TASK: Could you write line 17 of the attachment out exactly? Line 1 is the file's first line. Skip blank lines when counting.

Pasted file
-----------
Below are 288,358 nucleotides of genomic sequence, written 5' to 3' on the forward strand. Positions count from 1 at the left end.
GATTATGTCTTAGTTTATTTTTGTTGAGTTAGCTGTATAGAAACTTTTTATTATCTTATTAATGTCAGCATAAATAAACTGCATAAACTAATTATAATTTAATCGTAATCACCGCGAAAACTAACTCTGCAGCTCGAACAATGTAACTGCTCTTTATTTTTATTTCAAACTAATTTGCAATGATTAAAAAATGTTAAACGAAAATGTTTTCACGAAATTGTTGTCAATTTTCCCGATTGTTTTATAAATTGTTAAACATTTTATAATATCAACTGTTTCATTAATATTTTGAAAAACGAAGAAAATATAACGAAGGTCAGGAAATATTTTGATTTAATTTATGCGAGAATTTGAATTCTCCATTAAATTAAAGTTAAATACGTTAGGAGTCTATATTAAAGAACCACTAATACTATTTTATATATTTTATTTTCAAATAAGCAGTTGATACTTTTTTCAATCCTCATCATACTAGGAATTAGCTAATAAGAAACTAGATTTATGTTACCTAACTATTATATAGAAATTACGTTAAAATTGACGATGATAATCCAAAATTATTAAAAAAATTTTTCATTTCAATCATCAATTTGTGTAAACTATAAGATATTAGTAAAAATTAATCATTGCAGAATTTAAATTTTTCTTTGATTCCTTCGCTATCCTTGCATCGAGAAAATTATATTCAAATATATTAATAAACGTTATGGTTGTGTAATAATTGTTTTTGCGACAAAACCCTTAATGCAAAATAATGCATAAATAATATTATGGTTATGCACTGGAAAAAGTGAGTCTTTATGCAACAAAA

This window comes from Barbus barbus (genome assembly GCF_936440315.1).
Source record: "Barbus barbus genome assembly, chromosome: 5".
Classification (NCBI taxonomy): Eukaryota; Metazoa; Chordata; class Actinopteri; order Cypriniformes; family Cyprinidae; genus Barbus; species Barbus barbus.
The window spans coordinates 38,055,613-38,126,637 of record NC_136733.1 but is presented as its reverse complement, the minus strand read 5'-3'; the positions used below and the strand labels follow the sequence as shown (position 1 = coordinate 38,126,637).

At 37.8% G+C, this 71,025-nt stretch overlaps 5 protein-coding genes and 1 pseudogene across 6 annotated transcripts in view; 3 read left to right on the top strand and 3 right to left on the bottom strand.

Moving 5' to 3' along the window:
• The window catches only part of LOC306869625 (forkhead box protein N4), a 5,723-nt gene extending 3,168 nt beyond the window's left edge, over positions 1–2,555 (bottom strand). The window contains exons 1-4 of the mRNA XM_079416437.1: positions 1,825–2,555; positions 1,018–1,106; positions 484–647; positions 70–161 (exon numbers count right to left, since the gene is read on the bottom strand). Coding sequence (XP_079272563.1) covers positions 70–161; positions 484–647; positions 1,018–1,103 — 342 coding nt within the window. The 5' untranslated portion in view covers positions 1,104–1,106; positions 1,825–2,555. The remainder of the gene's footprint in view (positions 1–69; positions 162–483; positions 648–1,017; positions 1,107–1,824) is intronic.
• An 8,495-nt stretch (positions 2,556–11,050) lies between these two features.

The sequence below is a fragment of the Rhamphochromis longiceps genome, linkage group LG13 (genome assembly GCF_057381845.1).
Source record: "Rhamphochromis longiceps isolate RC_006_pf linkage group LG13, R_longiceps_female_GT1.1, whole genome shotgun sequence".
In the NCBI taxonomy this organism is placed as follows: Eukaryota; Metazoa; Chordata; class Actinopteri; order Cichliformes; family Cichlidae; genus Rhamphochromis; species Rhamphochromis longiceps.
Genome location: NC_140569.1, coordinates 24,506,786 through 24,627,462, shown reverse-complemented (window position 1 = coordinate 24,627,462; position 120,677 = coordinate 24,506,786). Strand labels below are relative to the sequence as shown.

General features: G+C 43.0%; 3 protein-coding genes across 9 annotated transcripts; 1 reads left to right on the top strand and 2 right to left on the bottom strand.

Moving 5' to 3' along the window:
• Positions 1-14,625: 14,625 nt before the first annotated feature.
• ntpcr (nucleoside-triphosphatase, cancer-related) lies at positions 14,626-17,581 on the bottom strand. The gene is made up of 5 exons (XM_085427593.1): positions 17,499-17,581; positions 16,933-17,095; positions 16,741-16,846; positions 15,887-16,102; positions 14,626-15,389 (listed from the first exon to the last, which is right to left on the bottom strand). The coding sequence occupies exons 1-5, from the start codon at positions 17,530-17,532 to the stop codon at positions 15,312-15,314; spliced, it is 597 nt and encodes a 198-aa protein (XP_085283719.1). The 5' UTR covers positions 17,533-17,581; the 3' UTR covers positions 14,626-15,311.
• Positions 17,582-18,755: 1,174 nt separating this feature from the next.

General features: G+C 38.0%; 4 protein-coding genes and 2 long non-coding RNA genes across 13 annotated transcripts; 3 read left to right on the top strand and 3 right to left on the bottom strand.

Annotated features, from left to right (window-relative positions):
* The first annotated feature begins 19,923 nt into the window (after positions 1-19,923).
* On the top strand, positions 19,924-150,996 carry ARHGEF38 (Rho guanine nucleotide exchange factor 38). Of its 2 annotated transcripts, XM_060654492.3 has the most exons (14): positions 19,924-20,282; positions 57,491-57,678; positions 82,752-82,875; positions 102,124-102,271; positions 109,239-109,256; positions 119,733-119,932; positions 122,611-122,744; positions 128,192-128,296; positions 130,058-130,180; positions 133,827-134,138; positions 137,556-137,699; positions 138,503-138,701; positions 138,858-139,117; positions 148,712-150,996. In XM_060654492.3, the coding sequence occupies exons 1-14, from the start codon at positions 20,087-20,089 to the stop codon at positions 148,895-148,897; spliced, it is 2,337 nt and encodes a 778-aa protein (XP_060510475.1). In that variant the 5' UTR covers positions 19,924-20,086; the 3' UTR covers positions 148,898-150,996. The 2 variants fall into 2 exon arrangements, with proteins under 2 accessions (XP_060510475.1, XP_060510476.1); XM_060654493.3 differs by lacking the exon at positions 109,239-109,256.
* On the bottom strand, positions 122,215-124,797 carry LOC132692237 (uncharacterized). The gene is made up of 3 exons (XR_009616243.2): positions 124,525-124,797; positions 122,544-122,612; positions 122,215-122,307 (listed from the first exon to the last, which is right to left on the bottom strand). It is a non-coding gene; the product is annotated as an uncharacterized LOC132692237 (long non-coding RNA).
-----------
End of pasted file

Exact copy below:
• Positions 1-14,625: 14,625 nt before the first annotated feature.